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Tuesday, December 21, 2010

IPL Auction - Seriously Confusing Reserve Prices

The biggest news in the Indian Premier League is that the Calypso magician, Brian Lara is included in the auction.  Along with Lara, many English players such as Broad, Swann, Yardy and Anderson find themselves in the fray.  Many of the big names in the previous seasons who have not been retained also find themselves in the auction with the exception for a few Australian players such as Ponting, Hayden, McGrath and the English all-rounder Flintoff.  

Seeing the various prize brackets, I'm a bit confused.  A few surprises have been thrown in by the Governing Council such as including Lara in the highest reserve pool of $400,000.  Lara hasn't lifted a bat in the last four years other than a small stint in the rebel ICL, where for the most time he was sitting out due to injury and when he did take field did little with the bat.  He also played in the T20 Zimbabwean Tournament recently.  Other than this, there's no surprises for the most part in the $400,000 pool.  All the big names in the previous editions and a few new ones find themselves in it. It consists of Adam Gilchrist, Brett Lee, Shaun Marsh, James Anderson, Kevin Pietersen, Stuart Broad, Graeme Swann, Luke Wright, Michael Yardy, Rahul Dravid, Anil Kumble, Yuvraj Singh, Daniel Vettori, Brendon McCullum, Ross Taylor, Graeme Smith, AB de Villiers, Mahela Jayawardene, Tillakaratne Dilshan, and Chris Gayle.

 Likewise Indian heavy weights Zaheer Khan and Yusuf Pathan find themselves in the $300,000 pool along with Kallis and Muralitharan.  All four have been integral parts of their respective franchisees and have played a huge role in their team's success, however they are deemed a lower base prize.  Tait, Symonds, Sangakara and Angelo Mathews are the others in that pool.

The biggest surprise is however yet to come.  Ganguly - KKR's icon player in the first three seasons and their most consistent performer in the last two editions finds himself relegated to the $200,000 pool.  Delhi Daredevils skipper Gautam Gambhir and Robin Uthappa are the other big surprises in this pool.  I understand the point of keeping Jayasuria in this pool as his age is a liability and his performance in the past hasn't been great, but how one can explain Dirk Nannes being in this pool is beyond my levels of comprehension..  Isn't Nannes the biggest name in T20 bowling?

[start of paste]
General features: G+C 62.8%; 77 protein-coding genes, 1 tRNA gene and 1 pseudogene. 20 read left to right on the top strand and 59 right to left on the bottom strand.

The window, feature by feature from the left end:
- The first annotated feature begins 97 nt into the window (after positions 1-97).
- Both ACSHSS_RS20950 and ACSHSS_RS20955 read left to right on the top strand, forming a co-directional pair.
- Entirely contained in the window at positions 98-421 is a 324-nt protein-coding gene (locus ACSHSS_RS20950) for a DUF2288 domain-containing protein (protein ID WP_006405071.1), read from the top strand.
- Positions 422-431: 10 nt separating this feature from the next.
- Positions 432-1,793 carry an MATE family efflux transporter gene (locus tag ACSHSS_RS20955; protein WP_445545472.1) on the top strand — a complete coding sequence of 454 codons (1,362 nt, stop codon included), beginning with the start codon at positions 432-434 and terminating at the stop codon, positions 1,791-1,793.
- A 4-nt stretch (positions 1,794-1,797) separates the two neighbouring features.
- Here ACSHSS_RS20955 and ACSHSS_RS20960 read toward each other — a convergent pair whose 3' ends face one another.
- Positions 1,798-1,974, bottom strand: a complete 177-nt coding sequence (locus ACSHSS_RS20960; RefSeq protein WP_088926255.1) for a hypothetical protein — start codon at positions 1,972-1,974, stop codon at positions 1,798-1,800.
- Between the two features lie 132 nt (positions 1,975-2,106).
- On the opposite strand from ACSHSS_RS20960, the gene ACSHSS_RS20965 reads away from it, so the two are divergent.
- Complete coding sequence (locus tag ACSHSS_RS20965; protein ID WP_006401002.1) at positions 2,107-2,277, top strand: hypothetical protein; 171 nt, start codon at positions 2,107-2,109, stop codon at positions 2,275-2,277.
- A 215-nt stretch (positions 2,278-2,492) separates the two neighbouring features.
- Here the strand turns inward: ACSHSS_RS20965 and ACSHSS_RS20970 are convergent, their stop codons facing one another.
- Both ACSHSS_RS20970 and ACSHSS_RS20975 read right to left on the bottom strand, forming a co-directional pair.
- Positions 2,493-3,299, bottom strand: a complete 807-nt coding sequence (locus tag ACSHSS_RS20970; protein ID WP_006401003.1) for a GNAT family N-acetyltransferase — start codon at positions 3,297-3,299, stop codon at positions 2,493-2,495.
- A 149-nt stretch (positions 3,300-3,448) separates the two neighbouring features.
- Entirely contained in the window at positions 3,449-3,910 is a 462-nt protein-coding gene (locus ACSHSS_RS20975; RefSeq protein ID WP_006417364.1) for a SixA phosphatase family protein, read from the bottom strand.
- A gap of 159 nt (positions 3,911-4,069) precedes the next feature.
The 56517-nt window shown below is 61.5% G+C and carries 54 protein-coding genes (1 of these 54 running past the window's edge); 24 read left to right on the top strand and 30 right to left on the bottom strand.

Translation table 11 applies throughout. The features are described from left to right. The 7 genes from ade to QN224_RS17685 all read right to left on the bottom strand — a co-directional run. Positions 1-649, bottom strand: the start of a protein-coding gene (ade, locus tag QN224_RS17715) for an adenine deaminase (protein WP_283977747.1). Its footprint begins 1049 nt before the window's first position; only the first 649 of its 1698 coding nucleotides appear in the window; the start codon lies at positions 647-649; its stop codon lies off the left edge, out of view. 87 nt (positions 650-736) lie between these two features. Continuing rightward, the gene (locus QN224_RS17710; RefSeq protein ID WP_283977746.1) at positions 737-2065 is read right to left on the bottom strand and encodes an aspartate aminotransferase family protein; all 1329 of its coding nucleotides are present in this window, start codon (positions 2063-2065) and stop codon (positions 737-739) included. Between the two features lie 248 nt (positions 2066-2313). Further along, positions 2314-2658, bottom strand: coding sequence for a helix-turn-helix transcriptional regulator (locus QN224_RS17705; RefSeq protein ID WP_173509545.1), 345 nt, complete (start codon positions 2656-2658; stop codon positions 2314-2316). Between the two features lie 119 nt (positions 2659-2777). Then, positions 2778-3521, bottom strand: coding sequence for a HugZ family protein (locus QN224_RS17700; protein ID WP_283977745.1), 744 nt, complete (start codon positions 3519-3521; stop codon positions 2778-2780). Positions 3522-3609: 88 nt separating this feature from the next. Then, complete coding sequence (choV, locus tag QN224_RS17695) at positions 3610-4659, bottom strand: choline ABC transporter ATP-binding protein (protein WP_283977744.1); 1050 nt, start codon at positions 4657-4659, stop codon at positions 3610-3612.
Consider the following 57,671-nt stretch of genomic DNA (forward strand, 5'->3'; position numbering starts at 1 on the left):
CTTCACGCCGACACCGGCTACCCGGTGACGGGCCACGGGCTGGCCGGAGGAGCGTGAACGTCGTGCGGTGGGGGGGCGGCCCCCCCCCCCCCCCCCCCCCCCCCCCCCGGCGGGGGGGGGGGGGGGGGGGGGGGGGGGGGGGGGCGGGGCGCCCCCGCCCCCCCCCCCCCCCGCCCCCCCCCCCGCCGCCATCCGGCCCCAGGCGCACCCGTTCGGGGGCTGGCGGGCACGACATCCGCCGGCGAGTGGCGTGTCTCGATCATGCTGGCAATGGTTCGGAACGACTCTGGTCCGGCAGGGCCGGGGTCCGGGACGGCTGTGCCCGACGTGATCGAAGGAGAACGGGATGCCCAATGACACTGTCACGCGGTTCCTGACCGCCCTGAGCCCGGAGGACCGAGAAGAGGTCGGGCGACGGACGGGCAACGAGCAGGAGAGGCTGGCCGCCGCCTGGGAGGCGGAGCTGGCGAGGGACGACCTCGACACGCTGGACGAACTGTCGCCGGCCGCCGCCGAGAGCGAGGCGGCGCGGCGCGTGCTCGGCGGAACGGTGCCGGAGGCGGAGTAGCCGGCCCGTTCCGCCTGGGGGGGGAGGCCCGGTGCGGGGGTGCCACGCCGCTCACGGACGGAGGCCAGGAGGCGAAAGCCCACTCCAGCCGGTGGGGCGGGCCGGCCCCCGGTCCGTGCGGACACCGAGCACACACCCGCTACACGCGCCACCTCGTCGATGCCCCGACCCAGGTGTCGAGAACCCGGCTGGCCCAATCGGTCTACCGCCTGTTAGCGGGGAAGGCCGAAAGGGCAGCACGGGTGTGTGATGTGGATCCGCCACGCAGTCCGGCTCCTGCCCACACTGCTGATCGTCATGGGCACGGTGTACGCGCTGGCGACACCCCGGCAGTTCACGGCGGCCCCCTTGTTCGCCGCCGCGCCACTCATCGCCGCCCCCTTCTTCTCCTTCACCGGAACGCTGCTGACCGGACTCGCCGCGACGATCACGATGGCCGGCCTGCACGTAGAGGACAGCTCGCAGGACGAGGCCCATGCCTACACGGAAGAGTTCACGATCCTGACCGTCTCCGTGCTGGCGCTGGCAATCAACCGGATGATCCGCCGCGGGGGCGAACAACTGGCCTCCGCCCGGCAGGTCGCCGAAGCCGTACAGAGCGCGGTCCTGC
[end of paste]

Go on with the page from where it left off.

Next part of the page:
Even the $100,000 bracket has a surprise element with R. Ashwin being named there.  Ashwin has been one of CSK's vital players and Gautam Gambhir has named him a great find during the recently concluded ODI series against New Zealand.  However the man who is said to be India's second best spinner after Harbhajan in the shorter format finds himself with a low base prize.  

The base prices don't mean anything as the entire process is an auction process and any player can be bought at any price (above that of the base price of-course).  Remember Ishant Shrma being bought for nearly a million dollars when his base price was only $150,000 in the first IPL?  So anything is possible, but one thing is for sure.  Whoever set up this list is either a person lacking common sense or is a brilliant human who wants the entire world to scratch their heads and say "huh?".  So I end by saying that this auction is the most interesting one till date mostly because it's got me scratching my head and all confused.

Monday, December 20, 2010

Sir Sachin Ramesh Tendulkar?

India is on the brink of losing a test match unless the weather, Sachin Tendulkar and Sreesanth or the new kid Unadkat have other plans.  And speaking of Sachin Tendulkar - Shouldn't he have been knighted by now?  He just scored his 50th test century!

Yes 50th!  You probably knew that but it's the 50th!  I mean that's unimaginable, and the sheer size of the achievement is above the scope of comprehension.  This man here has 14,366 runs as I write with 50 diamonds among them.  Plus add another 17,000 runs in ODI's and you get a mammoth of a mountain that truly is unscalable !  I mean when you measure any mountain you take the measurement and compare it to another object. a building or another mountain or a hill whose height is already known to get an idea of just how big that mountain is.  But imagine a mountain somewhere thrice the size of Mt. Everest.  Now that's quite unimaginable, isn't it?  That's exactly how Sachin's achievement stands out as.  It simply can't be put into context.  His closest competitor is 11 tons short!  That's more than one fifth of the height!  The only thing that I can compare this is to Bradman's average which surely will stand the test of time.

What's more is this achievement is not only simply amazing and indescribable but also reflects on the man who wields the willow.  Sachin is into his 21st year in the International level, has seen defeats and wins and surely his body must be under tremendous strain from such a long career.  However his fitness is great (Why!  It's better than many younger players in the team) and he still has the same passion towards the game even after achieving everything.  He walks out every time like it's his debut with that sparkle of excitement in his eyes.  He has no record to beat, and no one even stands close to his achievements yet he still does what he does best.  Play cricket for India and play it only the way Sachin can do.

Now why shouldn't this man be knighted now?  I can think of 50 reasons why he should.  Sir Richard Hadlee has the unique distinction of being the only player to be knighted while still playing for his country, and I think it's time Sachin joins him.

Each of his 50 test tons have been wonderfully recollected here by cricinfo.